And you get smoked.
You gas out almost immediately after the match starts, your mind goes blank and you forget how to do even the most basic of moves, and worst of all - you realise that your jiu-jitsu just doesn’t hold up to an opponent who by all means should be your equal - after all, jiu-jitsu competitions separate competitors by age, weight and skill.
What went wrong?
There are several correct answers to this question. Firstly, competing is a skill in of itself that must be honed. It’s all very well to perform your favourite moves in the training room, when there’s no pressure and your partner isn’t going at you with 100% intensity, but to execute them in the heat of competition is another thing entirely.
Secondly, you may not be getting an accurate assessment of your ability in the training room. Your training partners may not be going as hard on you as you think they are (it’s not always easy to tell). You may have gotten familiar with their game, and therefore you’ll be rolling better against them than if you didn’t know them. When it comes to getting an honest look at your ability, there is no substitute for a random opponent who you’ve never rolled with and is actually trying to win with all their power. Competition is the ultimate diagnostic tool to expose your flaws and truly test your jiu-jitsu. And besides, why build a race car if you don’t take it to the track at least once?
You’ll probably suck the first few times you compete. That’s okay. As I mentioned before, competing is a skill, which means it can be trained and improved just like any other skill. Competing early is extremely beneficial for your development, because it allows your competing skill to grow in tandem with your actual jiu-jitsu skill. By training and competing simultaneously, you’ll both develop your skills and receive realistic feedback on what you need to work on, meaning you can get better exponentially faster than if you just trained. The intensity of competition just can’t be replicated in training.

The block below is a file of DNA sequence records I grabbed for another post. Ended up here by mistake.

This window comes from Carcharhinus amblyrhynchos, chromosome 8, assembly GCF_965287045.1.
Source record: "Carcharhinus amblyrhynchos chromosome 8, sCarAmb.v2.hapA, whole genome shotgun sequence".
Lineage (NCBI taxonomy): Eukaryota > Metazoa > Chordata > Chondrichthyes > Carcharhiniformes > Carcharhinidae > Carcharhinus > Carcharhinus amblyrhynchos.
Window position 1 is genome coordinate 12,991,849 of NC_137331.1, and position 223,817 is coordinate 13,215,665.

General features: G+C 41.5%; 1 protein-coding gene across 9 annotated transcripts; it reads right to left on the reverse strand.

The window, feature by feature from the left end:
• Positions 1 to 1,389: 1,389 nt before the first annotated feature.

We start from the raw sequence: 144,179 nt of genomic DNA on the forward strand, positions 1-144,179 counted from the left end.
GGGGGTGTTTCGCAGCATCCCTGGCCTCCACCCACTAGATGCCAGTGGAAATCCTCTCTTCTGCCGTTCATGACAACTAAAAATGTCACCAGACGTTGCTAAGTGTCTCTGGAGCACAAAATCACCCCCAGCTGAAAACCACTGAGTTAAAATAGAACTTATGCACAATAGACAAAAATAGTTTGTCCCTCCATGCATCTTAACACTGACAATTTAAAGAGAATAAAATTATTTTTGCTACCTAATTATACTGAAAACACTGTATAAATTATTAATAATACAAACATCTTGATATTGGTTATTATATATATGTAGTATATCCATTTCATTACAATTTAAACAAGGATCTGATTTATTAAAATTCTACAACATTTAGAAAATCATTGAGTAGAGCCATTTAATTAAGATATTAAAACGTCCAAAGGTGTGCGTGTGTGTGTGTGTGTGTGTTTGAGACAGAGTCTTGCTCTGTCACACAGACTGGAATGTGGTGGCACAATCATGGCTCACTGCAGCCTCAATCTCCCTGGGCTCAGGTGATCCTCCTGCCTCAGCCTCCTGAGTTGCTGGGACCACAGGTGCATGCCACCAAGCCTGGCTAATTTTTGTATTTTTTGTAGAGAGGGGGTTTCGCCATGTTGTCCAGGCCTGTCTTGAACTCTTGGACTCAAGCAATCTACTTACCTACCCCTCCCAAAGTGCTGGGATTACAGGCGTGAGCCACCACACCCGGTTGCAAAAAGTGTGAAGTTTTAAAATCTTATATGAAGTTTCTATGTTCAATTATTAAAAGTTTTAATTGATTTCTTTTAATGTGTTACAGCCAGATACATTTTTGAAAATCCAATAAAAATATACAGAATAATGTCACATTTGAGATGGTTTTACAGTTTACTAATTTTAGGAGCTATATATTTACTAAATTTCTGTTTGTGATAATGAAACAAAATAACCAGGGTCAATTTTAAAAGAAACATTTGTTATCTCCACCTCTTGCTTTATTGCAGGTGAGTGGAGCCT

And the benefits of competing extend beyond jiu-jitsu. Even if you’re a hobbyist with no aspirations of winning Worlds, there is huge value in taking yourself out of your comfort zone and throwing yourself into the hellfire. Becoming comfortable in the stressful environment of competition carries over to other stressful situations in life. Have to give a speech to 100 people? Want to ask your boss for a raise? Tell the girl you’ve been seeing you don’t actually believe in star signs? At least no one’s trying to choke you to sleep. Our primitive brains haven’t quite caught up to our modern environment - they don’t distinguish between the stress of running from a saber tooth tiger and the stress of asking the cute girl at Starbucks out.
Fast forward to where I am today - you actually look forward to competing. Aside from mild butterflies which is attributable to excitement more so than fear, you find the whole experience enjoyable. In extreme cases, you find yourself laughing with your opponent mid-match about something funny that happened.
It’s one of those things you’ll only really understand once you’re there. Frequent competitors have a certain calmness about them that carries over into everyday life. If you can be calm while someone’s trying to rip your arm off, what else is there to be stressed about?
I’m sure you have some objections to competing in the back of your mind – you’re worried about getting injured, it sounds like a lot of work, can’t I just go an open mat, the list goes on. All of these are valid concerns, but for most people they’re just placeholders that their mind puts in place to prevent them ever leaving their comfort zone. Sure, the injury risk is slightly higher due to the intensity of competition, but as long as you’re diligent and ready to tap, you’ll probably be fine. Is it a lot of work? Not usually, assuming you’re currently eating and training reasonably well. And no, unfortunately an open mat is not a sufficient substitute, due to it still being by and large training.
At the end of the day, there’s two types of people. Those that feel fear and make excuses, and those that feel fear but do it anyway. Try it once, and if you don’t enjoy it all then you never have to do it again. You risk nothing by giving it a go, but you risk never knowing what could've been, by never trying.